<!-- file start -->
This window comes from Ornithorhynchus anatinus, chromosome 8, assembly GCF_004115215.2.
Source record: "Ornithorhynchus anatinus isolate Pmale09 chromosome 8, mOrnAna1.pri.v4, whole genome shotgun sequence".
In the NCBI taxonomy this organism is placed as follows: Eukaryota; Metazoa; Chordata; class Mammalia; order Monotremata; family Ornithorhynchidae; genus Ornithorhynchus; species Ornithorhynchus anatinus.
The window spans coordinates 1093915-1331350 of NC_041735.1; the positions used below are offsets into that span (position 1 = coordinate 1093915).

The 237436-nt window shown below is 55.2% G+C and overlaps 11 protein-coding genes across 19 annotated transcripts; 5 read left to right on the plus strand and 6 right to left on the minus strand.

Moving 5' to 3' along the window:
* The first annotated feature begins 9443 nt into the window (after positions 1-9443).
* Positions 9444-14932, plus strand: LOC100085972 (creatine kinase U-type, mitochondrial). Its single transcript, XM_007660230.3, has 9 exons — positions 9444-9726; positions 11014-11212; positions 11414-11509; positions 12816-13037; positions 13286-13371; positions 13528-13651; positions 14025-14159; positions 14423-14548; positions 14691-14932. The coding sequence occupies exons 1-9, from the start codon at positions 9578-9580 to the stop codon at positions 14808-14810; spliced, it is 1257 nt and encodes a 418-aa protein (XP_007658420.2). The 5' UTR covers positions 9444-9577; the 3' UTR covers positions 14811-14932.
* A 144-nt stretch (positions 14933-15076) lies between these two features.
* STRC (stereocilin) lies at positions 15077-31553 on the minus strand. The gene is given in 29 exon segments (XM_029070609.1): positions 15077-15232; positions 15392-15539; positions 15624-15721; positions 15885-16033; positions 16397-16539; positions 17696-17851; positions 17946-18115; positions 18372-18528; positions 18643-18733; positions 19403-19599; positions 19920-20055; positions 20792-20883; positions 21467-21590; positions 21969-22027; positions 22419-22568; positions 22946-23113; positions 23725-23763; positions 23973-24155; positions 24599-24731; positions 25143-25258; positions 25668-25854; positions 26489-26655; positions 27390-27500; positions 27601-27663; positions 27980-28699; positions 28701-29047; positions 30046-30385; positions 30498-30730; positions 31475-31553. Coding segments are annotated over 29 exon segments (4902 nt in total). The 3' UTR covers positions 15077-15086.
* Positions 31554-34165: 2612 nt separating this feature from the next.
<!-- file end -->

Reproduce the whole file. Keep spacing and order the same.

This window comes from Ornithorhynchus anatinus, chromosome 8, assembly GCF_004115215.2.
Source record: "Ornithorhynchus anatinus isolate Pmale09 chromosome 8, mOrnAna1.pri.v4, whole genome shotgun sequence".
In the NCBI taxonomy this organism is placed as follows: Eukaryota; Metazoa; Chordata; class Mammalia; order Monotremata; family Ornithorhynchidae; genus Ornithorhynchus; species Ornithorhynchus anatinus.
The window spans coordinates 1093915-1331350 of NC_041735.1; the positions used below are offsets into that span (position 1 = coordinate 1093915).

The 237436-nt window shown below is 55.2% G+C and overlaps 11 protein-coding genes across 19 annotated transcripts; 5 read left to right on the plus strand and 6 right to left on the minus strand.

Moving 5' to 3' along the window:
* The first annotated feature begins 9443 nt into the window (after positions 1-9443).
* Positions 9444-14932, plus strand: LOC100085972 (creatine kinase U-type, mitochondrial). Its single transcript, XM_007660230.3, has 9 exons — positions 9444-9726; positions 11014-11212; positions 11414-11509; positions 12816-13037; positions 13286-13371; positions 13528-13651; positions 14025-14159; positions 14423-14548; positions 14691-14932. The coding sequence occupies exons 1-9, from the start codon at positions 9578-9580 to the stop codon at positions 14808-14810; spliced, it is 1257 nt and encodes a 418-aa protein (XP_007658420.2). The 5' UTR covers positions 9444-9577; the 3' UTR covers positions 14811-14932.
* A 144-nt stretch (positions 14933-15076) lies between these two features.
* STRC (stereocilin) lies at positions 15077-31553 on the minus strand. The gene is given in 29 exon segments (XM_029070609.1): positions 15077-15232; positions 15392-15539; positions 15624-15721; positions 15885-16033; positions 16397-16539; positions 17696-17851; positions 17946-18115; positions 18372-18528; positions 18643-18733; positions 19403-19599; positions 19920-20055; positions 20792-20883; positions 21467-21590; positions 21969-22027; positions 22419-22568; positions 22946-23113; positions 23725-23763; positions 23973-24155; positions 24599-24731; positions 25143-25258; positions 25668-25854; positions 26489-26655; positions 27390-27500; positions 27601-27663; positions 27980-28699; positions 28701-29047; positions 30046-30385; positions 30498-30730; positions 31475-31553. Coding segments are annotated over 29 exon segments (4902 nt in total). The 3' UTR covers positions 15077-15086.
* Positions 31554-34165: 2612 nt separating this feature from the next.